Should you use a blend for your cosmetic formulation?

The primary job of a cosmetic formulator, namely creating cosmetic products, can be challenging.  That’s mainly because you are trying to achieve a number of goals with every formula you make.  Each formula has to…

  • Perform the primary product function well
  • Be aesthetically appealing to consumers
  • Remain stable for a year or more
  • Remain safe to use over the life of the product
  • Have a story your marketers can use to sell the product
  • Be easy for your manufacturing people to make
  • Remain within the desired cost parameters

And these days you also have to worry about sustainability, ingredient inventory, environmental impact plus a host of other issues specific to whatever type of product you are making.  Oh yeah, you usually are on a strict time crunch and the project has multiple parallel paths requiring different formulas for each option.

It can be tough.

Raw material blends

The raw material suppliers know the formulator’s challenges and have devised a solution that can make things easier for you and also help them sell more of their own product.  The solution is raw material blends.

Raw material blends are ingredients sold to you as a single product, but they contain multiple ingredients you could have bought separately. The blends can be simple like a preservative blend of DMDM Hydantoin plus Iodopropynyl Butylcarbamate (Glydant plus). There are lots of preservative blends.  Or the blends can be more complex like this hair conditioner base from J Edwards International.

Should you use a raw material blend?

Whether you should use a blend or not depends on your company, their risk tolerance and the speed at which you need to get products out the door.  Let’s briefly look at the benefits and disadvantages of using ingredient blends.

Benefits of blending

There are a number of benefits to using a blend.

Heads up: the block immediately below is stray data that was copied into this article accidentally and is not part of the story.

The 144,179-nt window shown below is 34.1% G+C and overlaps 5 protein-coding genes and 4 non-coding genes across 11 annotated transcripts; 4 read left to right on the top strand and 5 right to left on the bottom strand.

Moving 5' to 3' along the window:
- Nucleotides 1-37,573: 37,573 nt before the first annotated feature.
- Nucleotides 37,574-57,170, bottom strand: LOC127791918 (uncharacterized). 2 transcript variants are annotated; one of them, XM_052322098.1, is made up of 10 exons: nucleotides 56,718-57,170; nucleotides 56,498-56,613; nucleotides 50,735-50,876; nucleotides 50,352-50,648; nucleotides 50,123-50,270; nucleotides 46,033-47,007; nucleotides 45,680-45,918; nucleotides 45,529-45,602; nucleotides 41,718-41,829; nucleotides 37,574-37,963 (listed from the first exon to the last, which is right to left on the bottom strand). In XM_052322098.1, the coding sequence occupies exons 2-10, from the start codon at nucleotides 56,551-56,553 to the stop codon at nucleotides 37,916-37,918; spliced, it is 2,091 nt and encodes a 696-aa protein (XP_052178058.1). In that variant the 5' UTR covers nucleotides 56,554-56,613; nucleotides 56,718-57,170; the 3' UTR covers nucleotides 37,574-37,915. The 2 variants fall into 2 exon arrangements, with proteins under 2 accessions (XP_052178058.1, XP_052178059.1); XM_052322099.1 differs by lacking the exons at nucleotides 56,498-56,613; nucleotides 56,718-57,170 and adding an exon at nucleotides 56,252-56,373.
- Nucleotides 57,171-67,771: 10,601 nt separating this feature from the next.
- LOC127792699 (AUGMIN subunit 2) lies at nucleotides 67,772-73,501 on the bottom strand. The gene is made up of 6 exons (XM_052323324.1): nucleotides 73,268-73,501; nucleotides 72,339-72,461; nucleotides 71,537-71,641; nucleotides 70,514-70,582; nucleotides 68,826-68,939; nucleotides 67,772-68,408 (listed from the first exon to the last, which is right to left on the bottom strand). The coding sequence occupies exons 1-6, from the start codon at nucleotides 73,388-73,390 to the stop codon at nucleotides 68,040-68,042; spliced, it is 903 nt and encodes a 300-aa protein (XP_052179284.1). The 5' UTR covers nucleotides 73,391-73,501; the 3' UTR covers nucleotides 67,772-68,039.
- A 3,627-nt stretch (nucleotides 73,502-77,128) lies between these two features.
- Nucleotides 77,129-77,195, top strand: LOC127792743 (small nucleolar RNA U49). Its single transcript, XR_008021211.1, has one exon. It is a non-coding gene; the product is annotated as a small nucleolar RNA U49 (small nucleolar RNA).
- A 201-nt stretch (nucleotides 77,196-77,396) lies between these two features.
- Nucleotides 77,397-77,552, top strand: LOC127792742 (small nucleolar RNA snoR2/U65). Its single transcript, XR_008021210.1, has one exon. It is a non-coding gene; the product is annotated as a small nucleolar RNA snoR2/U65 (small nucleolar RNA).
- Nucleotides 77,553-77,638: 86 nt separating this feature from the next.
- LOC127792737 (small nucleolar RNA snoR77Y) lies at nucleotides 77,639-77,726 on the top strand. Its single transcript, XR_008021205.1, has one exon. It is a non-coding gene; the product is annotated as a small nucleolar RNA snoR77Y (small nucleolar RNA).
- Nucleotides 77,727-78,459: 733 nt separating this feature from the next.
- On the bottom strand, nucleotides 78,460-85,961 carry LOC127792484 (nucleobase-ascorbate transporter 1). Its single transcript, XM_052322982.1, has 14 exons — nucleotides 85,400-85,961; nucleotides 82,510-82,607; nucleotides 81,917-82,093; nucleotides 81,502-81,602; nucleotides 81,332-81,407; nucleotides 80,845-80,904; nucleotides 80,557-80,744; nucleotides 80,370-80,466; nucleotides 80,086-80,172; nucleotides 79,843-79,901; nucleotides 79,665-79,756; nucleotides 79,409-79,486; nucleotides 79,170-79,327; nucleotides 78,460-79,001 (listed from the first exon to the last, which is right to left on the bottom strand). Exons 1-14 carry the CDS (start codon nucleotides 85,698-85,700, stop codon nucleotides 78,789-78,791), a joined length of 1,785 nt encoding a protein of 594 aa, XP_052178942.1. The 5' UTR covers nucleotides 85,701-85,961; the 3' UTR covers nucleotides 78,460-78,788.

• Speed of formulating - Depending on how complex the blend is you should be able to get to a finished formula more quickly.
  • Speed of production - With less ingredients to add, your production time should be shortened. Plus your compounders will like having to add fewer ingredients.
  • Product stability -  If you’re using a blend the supplier should have done testing on it making you less worried about product instability.
  • Less chemical inventory - If you only have so much room for ingredient storage using a blend can help make that more efficient.
  • Reduced cost - Using a blend may or may not reduce your product cost

Disadvantages of blends

Given all those benefits, you might be wondering why everyone doesn’t use ingredient blends when making their products.  Well, you just have to consider the disadvantages.

  • Reduced formulating flexibility - If you are buying a blend that comes with a specific ratio of one ingredient to another you can’t easily adjust those ratios. You could just buy the individual ingredient and adjust the ratio that way but if you’re doing that there’s less benefit to using a blend.
  • Increased cost - While the blend may reduce cost it may also increase your product cost. It really depends on the blend and your particular application
  • Less knowledge about formula - A huge disadvantage to using a blend can be that you don’t know exactly how much of every ingredient is in your formula. Often, suppliers don’t tell you the exact blend ratio since it’s a trade secret so you don’t know exactly what is in your formula. And if the supplier ever made a change, that could change your formula without your knowledge.
  • Increased risk - Most blends are customized to a specific supplier so if you’re using a blend, you limit yourself to a single supplier. And if that supplier happens to stop making the product, change the product in some way or goes out of business, you’re in trouble. It’s rarely a good business practice to have a single supplier for your ingredients.

So, should you use a cosmetic ingredient blend or not?

That just depends on whether you (or your company) think the benefits outlined above outweigh the disadvantages.

Personally, I don’t like to take on that much risk and also like to know exactly what is in the formulas I create. If I ever did use a blend I would certainly make it a point to know exactly the ratio of all the raw materials blended together. That way if it ever happened that the blend was no longer available, I could readily reproduce any formula I created.

What do you think about using blends?  Leave a comment below.


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How to Become a Cosmetic Chemist

The job of a cosmetic chemist, or as they call it in the UK a cosmetic scientist, requires you to do a wide variety of things both in and out of the lab. Your main responsibility will be that of a formulator. This means you mix raw materials together to create cosmetic products like lipstick, nail polish, skin lotions, shampoos, toothpaste and any other type of personal care product.

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